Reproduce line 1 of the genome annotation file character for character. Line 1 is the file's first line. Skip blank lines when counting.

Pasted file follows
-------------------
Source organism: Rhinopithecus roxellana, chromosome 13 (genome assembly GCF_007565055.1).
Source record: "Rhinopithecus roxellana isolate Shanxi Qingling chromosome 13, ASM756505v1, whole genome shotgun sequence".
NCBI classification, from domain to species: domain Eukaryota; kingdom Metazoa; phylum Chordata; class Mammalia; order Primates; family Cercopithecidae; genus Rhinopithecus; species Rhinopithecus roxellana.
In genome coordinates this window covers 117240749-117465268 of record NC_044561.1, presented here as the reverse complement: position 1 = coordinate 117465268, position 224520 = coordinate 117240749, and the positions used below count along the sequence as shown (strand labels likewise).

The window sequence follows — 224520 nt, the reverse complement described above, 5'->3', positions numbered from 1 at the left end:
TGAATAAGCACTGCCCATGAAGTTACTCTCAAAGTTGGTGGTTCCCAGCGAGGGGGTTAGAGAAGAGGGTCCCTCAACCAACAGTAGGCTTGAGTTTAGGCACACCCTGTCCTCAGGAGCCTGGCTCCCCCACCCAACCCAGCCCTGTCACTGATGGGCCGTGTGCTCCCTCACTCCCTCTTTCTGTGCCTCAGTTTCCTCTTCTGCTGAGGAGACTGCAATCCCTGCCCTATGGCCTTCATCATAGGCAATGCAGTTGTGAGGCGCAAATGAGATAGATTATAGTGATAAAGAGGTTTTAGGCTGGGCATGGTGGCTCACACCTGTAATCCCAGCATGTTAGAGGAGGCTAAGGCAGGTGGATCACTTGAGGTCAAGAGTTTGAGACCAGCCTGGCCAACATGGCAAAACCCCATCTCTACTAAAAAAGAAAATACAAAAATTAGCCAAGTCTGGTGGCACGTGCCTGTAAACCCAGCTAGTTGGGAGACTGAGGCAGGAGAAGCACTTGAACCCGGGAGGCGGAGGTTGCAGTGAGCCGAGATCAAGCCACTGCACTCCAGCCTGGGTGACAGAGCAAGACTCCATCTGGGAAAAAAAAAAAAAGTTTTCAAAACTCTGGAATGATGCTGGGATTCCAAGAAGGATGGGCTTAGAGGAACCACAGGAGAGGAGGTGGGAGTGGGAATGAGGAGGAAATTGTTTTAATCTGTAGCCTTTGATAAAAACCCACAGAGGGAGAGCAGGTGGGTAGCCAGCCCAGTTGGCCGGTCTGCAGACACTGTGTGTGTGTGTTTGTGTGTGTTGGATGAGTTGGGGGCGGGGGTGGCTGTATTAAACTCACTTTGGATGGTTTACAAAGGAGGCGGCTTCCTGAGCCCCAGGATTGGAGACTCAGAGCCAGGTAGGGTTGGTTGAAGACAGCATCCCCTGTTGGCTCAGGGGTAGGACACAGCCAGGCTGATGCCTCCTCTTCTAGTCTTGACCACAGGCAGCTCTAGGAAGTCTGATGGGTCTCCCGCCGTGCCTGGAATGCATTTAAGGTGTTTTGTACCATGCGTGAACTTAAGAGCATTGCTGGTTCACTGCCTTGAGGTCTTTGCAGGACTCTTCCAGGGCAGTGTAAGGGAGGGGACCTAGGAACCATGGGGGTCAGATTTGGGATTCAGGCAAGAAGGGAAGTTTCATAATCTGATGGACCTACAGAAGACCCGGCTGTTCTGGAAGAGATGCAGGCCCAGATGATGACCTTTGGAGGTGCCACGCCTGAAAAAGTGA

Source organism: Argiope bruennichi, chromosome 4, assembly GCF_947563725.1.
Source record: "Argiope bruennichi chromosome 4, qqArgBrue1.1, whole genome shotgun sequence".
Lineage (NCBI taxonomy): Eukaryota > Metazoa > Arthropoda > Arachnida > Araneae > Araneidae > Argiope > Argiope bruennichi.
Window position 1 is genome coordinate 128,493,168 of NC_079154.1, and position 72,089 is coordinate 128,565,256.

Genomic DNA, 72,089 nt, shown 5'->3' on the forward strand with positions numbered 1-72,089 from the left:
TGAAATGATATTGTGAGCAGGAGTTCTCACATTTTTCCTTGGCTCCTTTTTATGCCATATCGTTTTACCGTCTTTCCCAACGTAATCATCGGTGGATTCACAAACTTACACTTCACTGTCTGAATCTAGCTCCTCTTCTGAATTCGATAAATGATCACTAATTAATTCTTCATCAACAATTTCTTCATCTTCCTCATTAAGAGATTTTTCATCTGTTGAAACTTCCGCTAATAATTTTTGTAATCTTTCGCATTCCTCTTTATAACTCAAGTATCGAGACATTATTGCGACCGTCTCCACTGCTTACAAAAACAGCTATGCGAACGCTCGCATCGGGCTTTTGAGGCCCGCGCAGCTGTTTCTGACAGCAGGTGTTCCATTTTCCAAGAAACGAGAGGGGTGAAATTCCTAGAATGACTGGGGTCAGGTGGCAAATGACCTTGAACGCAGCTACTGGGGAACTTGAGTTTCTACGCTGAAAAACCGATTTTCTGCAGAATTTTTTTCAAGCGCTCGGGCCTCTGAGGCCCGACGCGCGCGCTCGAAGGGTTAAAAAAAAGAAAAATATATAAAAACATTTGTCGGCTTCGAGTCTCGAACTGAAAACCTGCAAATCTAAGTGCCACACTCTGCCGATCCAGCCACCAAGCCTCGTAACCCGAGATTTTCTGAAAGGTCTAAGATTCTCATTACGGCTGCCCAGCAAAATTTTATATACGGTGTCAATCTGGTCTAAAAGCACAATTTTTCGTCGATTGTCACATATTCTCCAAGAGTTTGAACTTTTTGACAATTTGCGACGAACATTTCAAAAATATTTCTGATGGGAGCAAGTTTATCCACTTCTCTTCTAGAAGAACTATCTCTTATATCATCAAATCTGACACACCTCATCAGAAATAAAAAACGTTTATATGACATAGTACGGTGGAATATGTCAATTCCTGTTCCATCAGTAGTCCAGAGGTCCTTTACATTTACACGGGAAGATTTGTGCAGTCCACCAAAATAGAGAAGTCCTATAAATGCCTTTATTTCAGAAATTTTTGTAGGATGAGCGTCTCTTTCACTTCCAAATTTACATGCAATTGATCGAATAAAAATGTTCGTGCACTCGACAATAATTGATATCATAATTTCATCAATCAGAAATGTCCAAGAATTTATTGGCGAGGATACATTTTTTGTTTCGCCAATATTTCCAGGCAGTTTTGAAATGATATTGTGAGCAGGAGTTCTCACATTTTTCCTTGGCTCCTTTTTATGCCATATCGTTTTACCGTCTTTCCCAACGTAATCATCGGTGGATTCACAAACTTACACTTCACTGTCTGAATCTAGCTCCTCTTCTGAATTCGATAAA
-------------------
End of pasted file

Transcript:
Source organism: Rhinopithecus roxellana, chromosome 13 (genome assembly GCF_007565055.1).